^Karen Bartholomew (March–April 2002). "Century at Stanford". Alumni.stanford.edu. Retrieved August 22, 2014.
^"Hail, Stanford Hail!" (PDF). Archived from the original (PDF) on February 2, 2014.
^"Stanford Stories from the Archives: Student Traditions". Stanford Libraries. Retrieved August 20, 2021.
^"The History of Big Game Gaieties". Ram's Head Theatrical Society. Archived from the original on December 15, 2012. Retrieved October 5, 2013. The Big Game Gaieties started in 1911 (when the Big Game was rugby) but did not acquire its present name until the 1920s when it also became part of Ram's Head. The tradition was dormant from 1968 until revived in 1976 and has run ever since.
^ abcd"Top 10: Traditional Events". The Stanford Daily. January 17, 2014. Retrieved August 20, 2021.
^Mayyasi, Alex; Gonzalez, Sarah (March 5, 2021). "The Marriage Pact". NPR (Podcast). Planet Money. Retrieved August 18, 2021.
^Garcia, Sarah (May 19, 2021). "The Kids Are Making 'Marriage Pacts' to Distract Themselves From Doom". The New York Times. Retrieved August 18, 2021.
^Ramgopal, Kit (February 19, 2019). "Inside the Stanford Marriage Pact". The Stanford Daily. Retrieved August 18, 2021.
^Sass, Roxy (November 22, 2020). "Ask Roxy Sass: Marriage Pact edition". The Stanford Daily. Retrieved August 18, 2021.
^Coca, Richard (April 23, 2019). "A fountain hopper's guide to Stanford". The Stanford Daily. Retrieved August 22, 2021.
^ ab"Student Life: Traditions". Stanford Facts. February 1, 2021. Retrieved August 20, 2021.
^Chien, Jennifer (January–February 2007). "A Party to Die For". Stanford Magazine. Stanford Alumni Association. Archived from the original on November 3, 2010. Retrieved November 3, 2009.
^Banerjee, Devin (October 31, 2008). "Mausoleum Party is a go: Regardless of rain, the party set for Old Union". Stanford Daily. Vol. 234, no. 31. p. 3. Retrieved March 19, 2016.
^Feliciano, Cassandra (October 7, 2009). "Mausoleum: next to die?". Stanford Daily. Vol. 236, no. 14. p. 1. Retrieved March 18, 2016.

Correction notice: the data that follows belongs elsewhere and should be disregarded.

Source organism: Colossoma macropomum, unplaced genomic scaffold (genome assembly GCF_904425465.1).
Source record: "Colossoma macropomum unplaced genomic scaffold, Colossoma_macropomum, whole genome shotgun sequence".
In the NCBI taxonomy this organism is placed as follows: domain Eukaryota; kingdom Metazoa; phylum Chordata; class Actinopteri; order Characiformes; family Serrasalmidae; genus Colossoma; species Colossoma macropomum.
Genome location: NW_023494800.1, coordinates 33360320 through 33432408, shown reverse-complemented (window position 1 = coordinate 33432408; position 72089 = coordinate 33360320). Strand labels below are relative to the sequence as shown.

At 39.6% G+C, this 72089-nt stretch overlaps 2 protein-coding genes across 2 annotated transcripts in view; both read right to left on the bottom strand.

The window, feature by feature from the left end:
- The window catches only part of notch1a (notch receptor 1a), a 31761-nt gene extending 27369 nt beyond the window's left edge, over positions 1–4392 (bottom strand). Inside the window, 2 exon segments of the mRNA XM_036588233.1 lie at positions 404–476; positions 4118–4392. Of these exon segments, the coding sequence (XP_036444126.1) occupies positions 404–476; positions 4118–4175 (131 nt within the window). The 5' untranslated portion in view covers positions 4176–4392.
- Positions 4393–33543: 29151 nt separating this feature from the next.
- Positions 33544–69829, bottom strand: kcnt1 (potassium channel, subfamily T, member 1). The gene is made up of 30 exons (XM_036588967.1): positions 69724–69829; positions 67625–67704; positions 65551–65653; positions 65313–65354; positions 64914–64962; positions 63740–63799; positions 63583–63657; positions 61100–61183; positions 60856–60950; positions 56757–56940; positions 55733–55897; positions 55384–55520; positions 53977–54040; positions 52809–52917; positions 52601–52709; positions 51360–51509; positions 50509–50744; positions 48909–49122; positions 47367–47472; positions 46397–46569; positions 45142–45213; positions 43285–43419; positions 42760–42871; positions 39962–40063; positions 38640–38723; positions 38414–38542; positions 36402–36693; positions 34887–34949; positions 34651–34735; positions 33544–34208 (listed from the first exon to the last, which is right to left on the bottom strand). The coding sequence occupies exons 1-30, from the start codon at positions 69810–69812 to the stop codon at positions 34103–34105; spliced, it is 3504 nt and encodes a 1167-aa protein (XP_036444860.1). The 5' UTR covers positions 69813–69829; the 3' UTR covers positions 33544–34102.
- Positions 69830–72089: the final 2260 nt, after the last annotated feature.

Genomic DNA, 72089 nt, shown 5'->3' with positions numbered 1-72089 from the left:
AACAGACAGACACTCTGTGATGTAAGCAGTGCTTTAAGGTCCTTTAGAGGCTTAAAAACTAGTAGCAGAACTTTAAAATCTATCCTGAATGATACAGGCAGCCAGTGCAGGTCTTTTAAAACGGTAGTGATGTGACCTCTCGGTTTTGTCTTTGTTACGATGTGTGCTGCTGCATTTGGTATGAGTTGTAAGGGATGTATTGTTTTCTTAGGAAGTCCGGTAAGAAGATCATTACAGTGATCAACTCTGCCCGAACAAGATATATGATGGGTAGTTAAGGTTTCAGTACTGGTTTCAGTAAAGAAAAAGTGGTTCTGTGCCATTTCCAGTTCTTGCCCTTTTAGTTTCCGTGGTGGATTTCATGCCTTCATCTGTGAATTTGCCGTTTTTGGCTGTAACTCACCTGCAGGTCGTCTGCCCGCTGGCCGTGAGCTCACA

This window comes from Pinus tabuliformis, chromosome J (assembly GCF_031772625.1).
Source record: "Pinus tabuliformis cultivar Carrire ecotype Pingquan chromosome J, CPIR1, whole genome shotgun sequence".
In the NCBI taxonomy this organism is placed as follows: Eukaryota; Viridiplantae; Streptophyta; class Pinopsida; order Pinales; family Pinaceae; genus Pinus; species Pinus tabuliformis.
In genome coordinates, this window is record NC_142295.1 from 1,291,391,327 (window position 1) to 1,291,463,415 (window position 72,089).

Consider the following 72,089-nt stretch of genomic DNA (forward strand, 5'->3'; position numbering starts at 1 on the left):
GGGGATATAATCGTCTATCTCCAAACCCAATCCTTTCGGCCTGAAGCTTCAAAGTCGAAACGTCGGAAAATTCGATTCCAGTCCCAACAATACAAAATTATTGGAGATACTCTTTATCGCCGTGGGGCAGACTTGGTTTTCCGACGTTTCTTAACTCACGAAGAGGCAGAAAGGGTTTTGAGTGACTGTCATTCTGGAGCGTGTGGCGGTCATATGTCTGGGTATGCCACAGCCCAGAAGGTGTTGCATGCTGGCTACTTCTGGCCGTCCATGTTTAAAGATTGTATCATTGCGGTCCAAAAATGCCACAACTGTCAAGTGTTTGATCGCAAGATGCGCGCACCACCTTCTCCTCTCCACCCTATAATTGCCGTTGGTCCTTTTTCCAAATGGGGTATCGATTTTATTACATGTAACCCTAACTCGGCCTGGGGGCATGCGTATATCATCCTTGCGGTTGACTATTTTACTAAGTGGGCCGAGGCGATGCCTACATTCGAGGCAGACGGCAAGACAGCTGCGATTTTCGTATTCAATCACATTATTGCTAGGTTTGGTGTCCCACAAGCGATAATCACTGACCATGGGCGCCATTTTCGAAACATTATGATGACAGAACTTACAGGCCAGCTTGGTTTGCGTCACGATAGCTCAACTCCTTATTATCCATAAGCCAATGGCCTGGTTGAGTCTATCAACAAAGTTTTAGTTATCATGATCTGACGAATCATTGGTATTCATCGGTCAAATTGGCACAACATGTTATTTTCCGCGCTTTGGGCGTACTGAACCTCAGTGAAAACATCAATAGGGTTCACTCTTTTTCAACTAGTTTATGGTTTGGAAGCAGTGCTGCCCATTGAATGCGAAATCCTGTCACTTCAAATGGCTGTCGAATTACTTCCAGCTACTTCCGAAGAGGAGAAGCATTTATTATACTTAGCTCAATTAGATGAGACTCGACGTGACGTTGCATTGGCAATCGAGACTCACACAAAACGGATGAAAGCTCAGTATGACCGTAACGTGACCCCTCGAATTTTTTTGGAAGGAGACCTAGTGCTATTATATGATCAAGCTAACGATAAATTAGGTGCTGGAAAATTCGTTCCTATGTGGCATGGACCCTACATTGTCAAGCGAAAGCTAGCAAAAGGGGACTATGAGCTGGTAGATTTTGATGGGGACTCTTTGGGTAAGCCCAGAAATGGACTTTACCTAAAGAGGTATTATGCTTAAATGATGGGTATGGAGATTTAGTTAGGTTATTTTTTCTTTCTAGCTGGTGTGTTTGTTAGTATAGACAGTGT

^"How do you explain Stanford's Wacky Walk?". Stanford News Service. June 8, 2018. Retrieved August 20, 2021.
^Baughman, Shawnee (April 12, 2010). "Pipe Dreams". The Stanford Daily. Retrieved August 20, 2021.
^"How Many Have You Done?". Stanford Magazine. September–October 2000. Retrieved August 20, 2021.
^Johnston, Theresa (May 2002). "Strictly Ballroom". Stanford Magazine. Stanford Alumni Association. Archived from the original on February 21, 2010. Retrieved August 1, 2006.
^"Stanford Facts: The Founding of the University". Stanford University. 2014. Retrieved December 11, 2014.
^"The University Seal". Stanford Libraries. May 31, 2016. Retrieved November 17, 2021.
^"Stanford Bulletin: Conferral of Degrees". Archived from the original on December 28, 2011. Retrieved September 19, 2014.
^"Stanford Bulletin 2008/2009: Conferral of Degrees". Web.stanford.edu. Retrieved September 19, 2014.
^"Degree of Uncommon Man/Woman". Stanford Alumni Association. Archived from the original on August 20, 2021. Retrieved August 20, 2021.
^Stanford Press Release, October 1, 1997 Big Game Bonfire is a tradition of the past Archived June 12, 2016, at the Wayback Machine
^"University Public Worship". Office for Religious Life. Stanford University. Archived from the original on July 15, 2014. Retrieved October 5, 2013.
^"Stanford Associated Religions". Office for Religious Life. Stanford University. Archived from the original on July 5, 2014. Retrieved October 5, 2013.